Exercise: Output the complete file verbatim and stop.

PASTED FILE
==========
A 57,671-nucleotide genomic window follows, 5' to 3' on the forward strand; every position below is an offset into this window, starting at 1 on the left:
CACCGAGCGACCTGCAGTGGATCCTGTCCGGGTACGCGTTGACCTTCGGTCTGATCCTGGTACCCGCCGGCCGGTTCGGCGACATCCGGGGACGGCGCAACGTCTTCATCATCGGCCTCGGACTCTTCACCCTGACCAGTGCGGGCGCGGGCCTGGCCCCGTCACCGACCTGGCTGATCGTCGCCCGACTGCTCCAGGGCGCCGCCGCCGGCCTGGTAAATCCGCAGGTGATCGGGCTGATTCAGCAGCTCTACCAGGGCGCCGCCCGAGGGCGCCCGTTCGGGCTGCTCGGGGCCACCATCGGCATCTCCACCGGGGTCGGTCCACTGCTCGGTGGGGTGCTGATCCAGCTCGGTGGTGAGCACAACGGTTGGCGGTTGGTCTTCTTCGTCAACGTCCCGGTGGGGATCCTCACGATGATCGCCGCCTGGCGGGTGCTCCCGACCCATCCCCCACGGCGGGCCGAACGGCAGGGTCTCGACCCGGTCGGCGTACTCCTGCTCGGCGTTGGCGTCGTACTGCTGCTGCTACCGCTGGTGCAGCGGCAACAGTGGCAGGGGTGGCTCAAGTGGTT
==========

A 57,671-nucleotide genomic window follows, 5' to 3' on the forward strand; every position below is an offset into this window, starting at 1 on the left:
CACCGAGCGACCTGCAGTGGATCCTGTCCGGGTACGCGTTGACCTTCGGTCTGATCCTGGTACCCGCCGGCCGGTTCGGCGACATCCGGGGACGGCGCAACGTCTTCATCATCGGCCTCGGACTCTTCACCCTGACCAGTGCGGGCGCGGGCCTGGCCCCGTCACCGACCTGGCTGATCGTCGCCCGACTGCTCCAGGGCGCCGCCGCCGGCCTGGTAAATCCGCAGGTGATCGGGCTGATTCAGCAGCTCTACCAGGGCGCCGCCCGAGGGCGCCCGTTCGGGCTGCTCGGGGCCACCATCGGCATCTCCACCGGGGTCGGTCCACTGCTCGGTGGGGTGCTGATCCAGCTCGGTGGTGAGCACAACGGTTGGCGGTTGGTCTTCTTCGTCAACGTCCCGGTGGGGATCCTCACGATGATCGCCGCCTGGCGGGTGCTCCCGACCCATCCCCCACGGCGGGCCGAACGGCAGGGTCTCGACCCGGTCGGCGTACTCCTGCTCGGCGTTGGCGTCGTACTGCTGCTGCTACCGCTGGTGCAGCGGCAACAGTGGCAGGGGTGGCTCAAGTGGTT